Karl Smith of Modeled Behavior has moved to DC, and yesterday he honored the GMU lunch with what will hopefully be the first of many visits.  During lunch, I asked Karl about a puzzling-to-me line from his latest post:

Social Security never was that big of deal. Lots of people get this and I’ll just refer you to them.

The issue, of course, is not whether the government can make Social Security solvent: lower benefits, higher taxes, or means-testing would all do the trick.  The issue, rather, is how big these adjustments would have to be.  And that, in turn, depends on how much the Aged Dependency Ratio will rise – the ratio of retirees to the working-age population.  From the standard Census projection:


To my eyes, the basic numbers show that Social Security is, contrary to Karl, an enormous deal.  Between 2010 and 2030, the Aged Dependency Ratio will rise 59%.  Then it roughly stabilizes for the next two decades.  Social Security has been in deficit since 2010, so without extremely unpopular cuts – or means-testing – fiscal balance will require combined Social Security tax rates to rise from 12.4% to about 20%.  And that’s heroically assuming no disincentive effects of the tax hike.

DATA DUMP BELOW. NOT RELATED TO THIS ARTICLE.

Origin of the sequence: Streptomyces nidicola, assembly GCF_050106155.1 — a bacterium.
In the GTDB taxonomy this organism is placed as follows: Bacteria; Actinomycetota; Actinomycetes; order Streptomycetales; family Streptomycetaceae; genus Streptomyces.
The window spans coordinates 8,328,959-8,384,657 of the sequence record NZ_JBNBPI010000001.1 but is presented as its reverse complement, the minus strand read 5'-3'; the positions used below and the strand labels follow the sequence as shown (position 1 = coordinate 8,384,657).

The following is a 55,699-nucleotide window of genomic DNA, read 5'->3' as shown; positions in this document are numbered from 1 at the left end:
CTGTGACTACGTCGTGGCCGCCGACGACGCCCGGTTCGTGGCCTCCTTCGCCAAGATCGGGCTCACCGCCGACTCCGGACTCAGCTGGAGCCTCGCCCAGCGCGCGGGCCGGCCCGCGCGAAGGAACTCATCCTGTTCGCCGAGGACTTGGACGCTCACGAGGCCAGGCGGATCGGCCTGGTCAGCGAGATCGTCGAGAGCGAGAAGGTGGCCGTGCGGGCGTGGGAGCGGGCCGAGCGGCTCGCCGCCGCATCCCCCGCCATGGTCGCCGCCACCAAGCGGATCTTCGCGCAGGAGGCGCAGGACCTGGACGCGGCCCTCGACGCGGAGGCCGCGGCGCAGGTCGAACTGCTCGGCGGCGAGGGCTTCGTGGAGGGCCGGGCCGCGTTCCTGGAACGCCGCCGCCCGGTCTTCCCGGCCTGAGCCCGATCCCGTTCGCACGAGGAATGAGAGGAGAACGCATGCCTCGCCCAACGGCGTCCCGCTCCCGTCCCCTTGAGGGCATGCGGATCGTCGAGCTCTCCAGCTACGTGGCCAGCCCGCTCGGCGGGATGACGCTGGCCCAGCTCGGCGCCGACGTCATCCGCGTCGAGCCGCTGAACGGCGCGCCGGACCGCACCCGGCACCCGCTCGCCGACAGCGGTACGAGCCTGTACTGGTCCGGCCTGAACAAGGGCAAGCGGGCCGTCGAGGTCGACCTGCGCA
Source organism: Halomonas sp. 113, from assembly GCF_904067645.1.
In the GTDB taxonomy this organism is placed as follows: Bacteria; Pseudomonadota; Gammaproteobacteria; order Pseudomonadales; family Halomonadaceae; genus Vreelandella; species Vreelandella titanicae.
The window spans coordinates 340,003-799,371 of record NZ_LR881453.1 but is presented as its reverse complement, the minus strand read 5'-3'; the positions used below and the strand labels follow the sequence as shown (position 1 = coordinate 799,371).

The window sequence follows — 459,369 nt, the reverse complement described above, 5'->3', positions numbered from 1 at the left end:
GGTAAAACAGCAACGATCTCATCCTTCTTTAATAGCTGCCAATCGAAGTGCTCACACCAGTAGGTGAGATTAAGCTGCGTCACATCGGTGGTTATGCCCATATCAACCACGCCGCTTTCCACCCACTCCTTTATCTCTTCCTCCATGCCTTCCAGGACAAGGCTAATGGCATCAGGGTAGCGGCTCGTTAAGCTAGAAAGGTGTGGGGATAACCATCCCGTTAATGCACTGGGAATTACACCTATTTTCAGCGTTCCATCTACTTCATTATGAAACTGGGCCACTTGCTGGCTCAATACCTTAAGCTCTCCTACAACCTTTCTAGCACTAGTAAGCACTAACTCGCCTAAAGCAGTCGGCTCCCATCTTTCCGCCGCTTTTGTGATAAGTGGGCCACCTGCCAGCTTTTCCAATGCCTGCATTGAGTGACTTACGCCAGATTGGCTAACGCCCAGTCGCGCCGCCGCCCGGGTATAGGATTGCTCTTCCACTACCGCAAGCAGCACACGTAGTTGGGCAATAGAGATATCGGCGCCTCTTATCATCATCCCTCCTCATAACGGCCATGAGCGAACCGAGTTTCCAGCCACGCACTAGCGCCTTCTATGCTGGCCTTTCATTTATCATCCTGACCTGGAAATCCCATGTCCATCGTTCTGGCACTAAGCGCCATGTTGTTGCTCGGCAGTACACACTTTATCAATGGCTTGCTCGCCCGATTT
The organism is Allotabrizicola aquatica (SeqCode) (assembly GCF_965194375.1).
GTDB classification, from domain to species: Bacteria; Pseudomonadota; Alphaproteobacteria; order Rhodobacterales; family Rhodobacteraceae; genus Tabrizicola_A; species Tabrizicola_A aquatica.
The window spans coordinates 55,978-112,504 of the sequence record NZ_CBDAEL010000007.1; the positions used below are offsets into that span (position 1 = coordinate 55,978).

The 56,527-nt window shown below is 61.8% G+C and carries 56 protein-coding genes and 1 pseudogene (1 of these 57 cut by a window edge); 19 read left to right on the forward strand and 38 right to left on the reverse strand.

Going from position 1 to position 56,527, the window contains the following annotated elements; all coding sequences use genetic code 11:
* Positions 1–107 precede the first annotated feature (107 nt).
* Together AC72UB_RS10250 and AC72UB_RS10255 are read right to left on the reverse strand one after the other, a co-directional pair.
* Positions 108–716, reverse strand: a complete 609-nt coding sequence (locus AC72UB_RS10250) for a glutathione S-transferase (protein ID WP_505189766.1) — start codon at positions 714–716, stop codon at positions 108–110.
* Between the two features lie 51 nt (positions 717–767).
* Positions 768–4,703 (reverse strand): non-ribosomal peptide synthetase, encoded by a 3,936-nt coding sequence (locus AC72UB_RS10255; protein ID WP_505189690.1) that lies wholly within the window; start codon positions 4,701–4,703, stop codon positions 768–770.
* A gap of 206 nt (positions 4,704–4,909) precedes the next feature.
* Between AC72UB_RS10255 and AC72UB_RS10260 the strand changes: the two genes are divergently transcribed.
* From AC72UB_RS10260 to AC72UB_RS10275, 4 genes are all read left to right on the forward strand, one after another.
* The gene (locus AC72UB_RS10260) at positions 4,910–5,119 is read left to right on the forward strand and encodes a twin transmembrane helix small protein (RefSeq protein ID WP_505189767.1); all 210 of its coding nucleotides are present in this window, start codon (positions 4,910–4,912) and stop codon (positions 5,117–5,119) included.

Needless to say, such a tax hike wouldn’t make our heads explode.  We’d live.  But without major changes (by American standards), there will be a major fiscal crisis.  The longer the U.S. delays, the worse the crisis will be when it arrives.  And there is every reason to think that the U.S. political system will delay, delay, and delay again.